https://event.hktdc.com/fair/hkelectron ... g-Edition/

They hold the same fairs again in October (Fall edition) which is even larger but for us, our focus is electronic parts and often we find new and better suppliers for the latest designs. I am planning to visit this April fair in a few weeks. Let me know if you need any help on this if of interest.

Will ping you for the balance of the details of your design.
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Postby JohnWilson » Wed Mar 06, 2019 5:59 am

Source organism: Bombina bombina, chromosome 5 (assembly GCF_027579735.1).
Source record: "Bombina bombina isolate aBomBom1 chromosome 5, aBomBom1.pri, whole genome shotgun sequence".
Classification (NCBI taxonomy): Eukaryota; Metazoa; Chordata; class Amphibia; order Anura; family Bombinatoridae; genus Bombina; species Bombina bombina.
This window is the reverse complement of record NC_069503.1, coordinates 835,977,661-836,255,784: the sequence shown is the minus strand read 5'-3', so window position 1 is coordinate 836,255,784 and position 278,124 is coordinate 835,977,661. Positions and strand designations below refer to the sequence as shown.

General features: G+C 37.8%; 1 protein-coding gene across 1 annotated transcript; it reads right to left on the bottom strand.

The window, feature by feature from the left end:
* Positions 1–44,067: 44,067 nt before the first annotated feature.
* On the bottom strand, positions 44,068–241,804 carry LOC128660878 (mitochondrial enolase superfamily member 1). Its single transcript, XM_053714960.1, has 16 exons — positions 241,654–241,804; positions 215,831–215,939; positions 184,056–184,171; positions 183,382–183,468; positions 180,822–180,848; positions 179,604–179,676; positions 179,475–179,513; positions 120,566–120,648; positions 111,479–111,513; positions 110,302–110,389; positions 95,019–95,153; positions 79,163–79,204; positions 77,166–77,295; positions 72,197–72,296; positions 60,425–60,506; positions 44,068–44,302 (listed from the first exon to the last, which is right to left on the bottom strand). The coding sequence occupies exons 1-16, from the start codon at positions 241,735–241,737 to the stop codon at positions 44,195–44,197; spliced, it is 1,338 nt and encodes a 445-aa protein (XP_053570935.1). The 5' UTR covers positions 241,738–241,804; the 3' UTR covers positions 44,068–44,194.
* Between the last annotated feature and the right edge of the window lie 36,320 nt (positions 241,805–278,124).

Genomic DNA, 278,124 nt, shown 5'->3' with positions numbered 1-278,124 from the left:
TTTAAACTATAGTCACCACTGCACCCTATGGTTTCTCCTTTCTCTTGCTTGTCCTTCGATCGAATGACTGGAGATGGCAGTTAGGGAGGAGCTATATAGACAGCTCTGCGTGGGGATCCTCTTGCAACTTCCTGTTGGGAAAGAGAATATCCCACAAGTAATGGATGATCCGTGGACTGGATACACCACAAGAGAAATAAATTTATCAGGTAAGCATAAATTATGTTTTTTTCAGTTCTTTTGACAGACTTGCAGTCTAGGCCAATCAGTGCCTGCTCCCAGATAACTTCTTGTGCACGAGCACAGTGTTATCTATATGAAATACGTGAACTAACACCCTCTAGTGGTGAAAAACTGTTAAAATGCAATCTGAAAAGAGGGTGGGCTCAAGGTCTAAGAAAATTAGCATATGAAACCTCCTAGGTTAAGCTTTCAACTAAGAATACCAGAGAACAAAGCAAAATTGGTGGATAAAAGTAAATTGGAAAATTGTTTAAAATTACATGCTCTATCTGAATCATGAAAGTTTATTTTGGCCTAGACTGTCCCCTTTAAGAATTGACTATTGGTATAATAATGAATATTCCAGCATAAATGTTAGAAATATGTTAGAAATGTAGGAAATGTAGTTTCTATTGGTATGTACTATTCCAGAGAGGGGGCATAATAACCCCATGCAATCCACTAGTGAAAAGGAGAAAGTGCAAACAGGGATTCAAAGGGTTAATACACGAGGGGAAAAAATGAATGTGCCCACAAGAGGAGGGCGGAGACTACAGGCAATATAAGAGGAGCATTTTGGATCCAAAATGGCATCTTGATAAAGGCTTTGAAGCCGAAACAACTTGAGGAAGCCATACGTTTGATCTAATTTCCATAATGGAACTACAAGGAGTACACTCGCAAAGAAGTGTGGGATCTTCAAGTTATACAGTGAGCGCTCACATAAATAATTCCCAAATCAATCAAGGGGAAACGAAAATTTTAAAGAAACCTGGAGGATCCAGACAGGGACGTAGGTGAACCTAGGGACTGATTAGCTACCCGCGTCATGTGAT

Highly uninformed unscientific reply: I've worked up four prototype designs with the XUF216-512-TQ128 over the last couple of years, and I too had problems getting USB to work at high speed (full speed was no problem). This is low-volume hobbyist-grade stuff so actually getting the impedance-control right is out of the question (at least with .062" 2-layer FR4 PCBs), but I figure, keep things short and close together and go crazy with ground planes (I'm so not an analog guy so all I know is that shielding is our friend) and I'll probably get away with it right? Well obviously not. But the biggest difference between what didn't work and what did is *not* having ground plane on either sides of the two traces. I figured that plus the real ground plane on the other side of the board would mean the traces were sort of 3/4 shielded, but now that I think about it (again with my dumb digital-only brain that graduated fourth from the bottom of my class in engineering school), it's more like the traces are perched along the mother of all plane splits. Even though it's just one plane, and it's close personal friends with the one 1.6 mm away. Or maybe it would've been if I'd plunked down a ton of vias to make sure. But as it was, my hazy uneducated impression is that each of the two differential lines was having an entirely different experience with its neighboring patch of groundiness, which couldn't be good. Isn't the whole point of differential signals "you and me against the world"? It only works if the "you and me" have everything in common, or close to it. Again, not a doctor!